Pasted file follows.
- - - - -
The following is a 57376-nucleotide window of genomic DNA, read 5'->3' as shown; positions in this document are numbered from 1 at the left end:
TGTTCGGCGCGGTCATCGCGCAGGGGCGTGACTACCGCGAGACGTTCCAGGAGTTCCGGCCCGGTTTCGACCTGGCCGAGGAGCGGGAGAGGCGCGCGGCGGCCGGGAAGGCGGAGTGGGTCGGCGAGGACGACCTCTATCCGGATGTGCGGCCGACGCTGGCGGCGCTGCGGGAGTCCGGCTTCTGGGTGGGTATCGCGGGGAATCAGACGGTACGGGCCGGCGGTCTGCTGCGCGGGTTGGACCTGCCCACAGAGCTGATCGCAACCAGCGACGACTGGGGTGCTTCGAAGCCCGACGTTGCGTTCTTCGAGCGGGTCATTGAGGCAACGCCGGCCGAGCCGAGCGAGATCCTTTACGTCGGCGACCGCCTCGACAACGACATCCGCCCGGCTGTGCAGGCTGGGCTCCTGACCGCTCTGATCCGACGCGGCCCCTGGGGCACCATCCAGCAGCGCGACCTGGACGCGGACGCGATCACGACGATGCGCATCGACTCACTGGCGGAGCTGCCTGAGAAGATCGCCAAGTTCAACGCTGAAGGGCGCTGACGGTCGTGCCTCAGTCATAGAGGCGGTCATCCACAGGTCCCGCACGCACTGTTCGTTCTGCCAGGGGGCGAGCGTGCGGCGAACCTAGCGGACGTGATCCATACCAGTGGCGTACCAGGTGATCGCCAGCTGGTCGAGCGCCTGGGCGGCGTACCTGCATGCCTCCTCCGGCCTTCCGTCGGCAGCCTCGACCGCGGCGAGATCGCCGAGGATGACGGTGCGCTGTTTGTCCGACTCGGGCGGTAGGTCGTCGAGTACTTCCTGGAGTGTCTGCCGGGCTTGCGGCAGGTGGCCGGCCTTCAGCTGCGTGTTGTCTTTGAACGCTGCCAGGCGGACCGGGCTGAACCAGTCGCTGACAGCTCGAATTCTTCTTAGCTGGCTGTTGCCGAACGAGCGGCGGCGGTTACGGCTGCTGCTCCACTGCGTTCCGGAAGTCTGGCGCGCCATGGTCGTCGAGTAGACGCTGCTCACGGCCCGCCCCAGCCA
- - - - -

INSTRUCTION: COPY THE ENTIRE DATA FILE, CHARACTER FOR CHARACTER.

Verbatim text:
The following is a 57376-nucleotide window of genomic DNA, read 5'->3' as shown; positions in this document are numbered from 1 at the left end:
TGTTCGGCGCGGTCATCGCGCAGGGGCGTGACTACCGCGAGACGTTCCAGGAGTTCCGGCCCGGTTTCGACCTGGCCGAGGAGCGGGAGAGGCGCGCGGCGGCCGGGAAGGCGGAGTGGGTCGGCGAGGACGACCTCTATCCGGATGTGCGGCCGACGCTGGCGGCGCTGCGGGAGTCCGGCTTCTGGGTGGGTATCGCGGGGAATCAGACGGTACGGGCCGGCGGTCTGCTGCGCGGGTTGGACCTGCCCACAGAGCTGATCGCAACCAGCGACGACTGGGGTGCTTCGAAGCCCGACGTTGCGTTCTTCGAGCGGGTCATTGAGGCAACGCCGGCCGAGCCGAGCGAGATCCTTTACGTCGGCGACCGCCTCGACAACGACATCCGCCCGGCTGTGCAGGCTGGGCTCCTGACCGCTCTGATCCGACGCGGCCCCTGGGGCACCATCCAGCAGCGCGACCTGGACGCGGACGCGATCACGACGATGCGCATCGACTCACTGGCGGAGCTGCCTGAGAAGATCGCCAAGTTCAACGCTGAAGGGCGCTGACGGTCGTGCCTCAGTCATAGAGGCGGTCATCCACAGGTCCCGCACGCACTGTTCGTTCTGCCAGGGGGCGAGCGTGCGGCGAACCTAGCGGACGTGATCCATACCAGTGGCGTACCAGGTGATCGCCAGCTGGTCGAGCGCCTGGGCGGCGTACCTGCATGCCTCCTCCGGCCTTCCGTCGGCAGCCTCGACCGCGGCGAGATCGCCGAGGATGACGGTGCGCTGTTTGTCCGACTCGGGCGGTAGGTCGTCGAGTACTTCCTGGAGTGTCTGCCGGGCTTGCGGCAGGTGGCCGGCCTTCAGCTGCGTGTTGTCTTTGAACGCTGCCAGGCGGACCGGGCTGAACCAGTCGCTGACAGCTCGAATTCTTCTTAGCTGGCTGTTGCCGAACGAGCGGCGGCGGTTACGGCTGCTGCTCCACTGCGTTCCGGAAGTCTGGCGCGCCATGGTCGTCGAGTAGACGCTGCTCACGGCCCGCCCCAGCCA